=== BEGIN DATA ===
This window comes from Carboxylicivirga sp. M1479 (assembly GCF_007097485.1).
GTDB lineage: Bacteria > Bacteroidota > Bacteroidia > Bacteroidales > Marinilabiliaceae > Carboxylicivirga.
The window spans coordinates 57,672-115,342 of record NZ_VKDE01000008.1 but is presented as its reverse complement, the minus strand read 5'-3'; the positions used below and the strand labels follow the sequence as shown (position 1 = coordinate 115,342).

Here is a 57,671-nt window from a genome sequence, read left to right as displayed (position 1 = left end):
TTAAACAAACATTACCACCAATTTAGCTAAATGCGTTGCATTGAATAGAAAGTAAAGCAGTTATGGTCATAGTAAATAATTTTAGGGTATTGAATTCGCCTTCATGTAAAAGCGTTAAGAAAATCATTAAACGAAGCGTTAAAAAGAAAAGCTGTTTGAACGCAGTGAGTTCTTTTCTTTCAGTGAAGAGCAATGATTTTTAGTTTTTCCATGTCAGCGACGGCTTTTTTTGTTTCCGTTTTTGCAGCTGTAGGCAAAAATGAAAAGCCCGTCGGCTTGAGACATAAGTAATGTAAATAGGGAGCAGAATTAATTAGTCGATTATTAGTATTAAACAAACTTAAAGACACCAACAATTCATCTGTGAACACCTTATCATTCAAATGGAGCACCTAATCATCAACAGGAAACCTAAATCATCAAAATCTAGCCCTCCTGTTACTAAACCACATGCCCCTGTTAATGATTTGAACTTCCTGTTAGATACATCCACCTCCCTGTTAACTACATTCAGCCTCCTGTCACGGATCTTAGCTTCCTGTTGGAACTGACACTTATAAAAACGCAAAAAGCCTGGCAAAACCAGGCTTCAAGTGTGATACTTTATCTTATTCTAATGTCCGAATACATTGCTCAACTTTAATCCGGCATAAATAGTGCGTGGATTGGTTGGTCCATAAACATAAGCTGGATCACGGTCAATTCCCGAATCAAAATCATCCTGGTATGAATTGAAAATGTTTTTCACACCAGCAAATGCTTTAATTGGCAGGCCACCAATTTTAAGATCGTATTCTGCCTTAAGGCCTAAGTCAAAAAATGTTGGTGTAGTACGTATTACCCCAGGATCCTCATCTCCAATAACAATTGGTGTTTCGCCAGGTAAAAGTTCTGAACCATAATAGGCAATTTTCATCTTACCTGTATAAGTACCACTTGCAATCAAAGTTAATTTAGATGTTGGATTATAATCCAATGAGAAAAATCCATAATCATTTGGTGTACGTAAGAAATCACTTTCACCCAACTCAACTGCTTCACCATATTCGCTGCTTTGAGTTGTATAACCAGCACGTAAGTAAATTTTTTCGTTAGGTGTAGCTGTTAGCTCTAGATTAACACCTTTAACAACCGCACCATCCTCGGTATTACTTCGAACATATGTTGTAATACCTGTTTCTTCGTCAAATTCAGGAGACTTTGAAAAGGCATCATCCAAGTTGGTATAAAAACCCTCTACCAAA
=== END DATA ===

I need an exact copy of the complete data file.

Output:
This window comes from Carboxylicivirga sp. M1479 (assembly GCF_007097485.1).
GTDB lineage: Bacteria > Bacteroidota > Bacteroidia > Bacteroidales > Marinilabiliaceae > Carboxylicivirga.
The window spans coordinates 57,672-115,342 of record NZ_VKDE01000008.1 but is presented as its reverse complement, the minus strand read 5'-3'; the positions used below and the strand labels follow the sequence as shown (position 1 = coordinate 115,342).

Here is a 57,671-nt window from a genome sequence, read left to right as displayed (position 1 = left end):
TTAAACAAACATTACCACCAATTTAGCTAAATGCGTTGCATTGAATAGAAAGTAAAGCAGTTATGGTCATAGTAAATAATTTTAGGGTATTGAATTCGCCTTCATGTAAAAGCGTTAAGAAAATCATTAAACGAAGCGTTAAAAAGAAAAGCTGTTTGAACGCAGTGAGTTCTTTTCTTTCAGTGAAGAGCAATGATTTTTAGTTTTTCCATGTCAGCGACGGCTTTTTTTGTTTCCGTTTTTGCAGCTGTAGGCAAAAATGAAAAGCCCGTCGGCTTGAGACATAAGTAATGTAAATAGGGAGCAGAATTAATTAGTCGATTATTAGTATTAAACAAACTTAAAGACACCAACAATTCATCTGTGAACACCTTATCATTCAAATGGAGCACCTAATCATCAACAGGAAACCTAAATCATCAAAATCTAGCCCTCCTGTTACTAAACCACATGCCCCTGTTAATGATTTGAACTTCCTGTTAGATACATCCACCTCCCTGTTAACTACATTCAGCCTCCTGTCACGGATCTTAGCTTCCTGTTGGAACTGACACTTATAAAAACGCAAAAAGCCTGGCAAAACCAGGCTTCAAGTGTGATACTTTATCTTATTCTAATGTCCGAATACATTGCTCAACTTTAATCCGGCATAAATAGTGCGTGGATTGGTTGGTCCATAAACATAAGCTGGATCACGGTCAATTCCCGAATCAAAATCATCCTGGTATGAATTGAAAATGTTTTTCACACCAGCAAATGCTTTAATTGGCAGGCCACCAATTTTAAGATCGTATTCTGCCTTAAGGCCTAAGTCAAAAAATGTTGGTGTAGTACGTATTACCCCAGGATCCTCATCTCCAATAACAATTGGTGTTTCGCCAGGTAAAAGTTCTGAACCATAATAGGCAATTTTCATCTTACCTGTATAAGTACCACTTGCAATCAAAGTTAATTTAGATGTTGGATTATAATCCAATGAGAAAAATCCATAATCATTTGGTGTACGTAAGAAATCACTTTCACCCAACTCAACTGCTTCACCATATTCGCTGCTTTGAGTTGTATAACCAGCACGTAAGTAAATTTTTTCGTTAGGTGTAGCTGTTAGCTCTAGATTAACACCTTTAACAACCGCACCATCCTCGGTATTACTTCGAACATATGTTGTAATACCTGTTTCTTCGTCAAATTCAGGAGACTTTGAAAAGGCATCATCCAAGTTGGTATAAAAACCCTCTACCAAA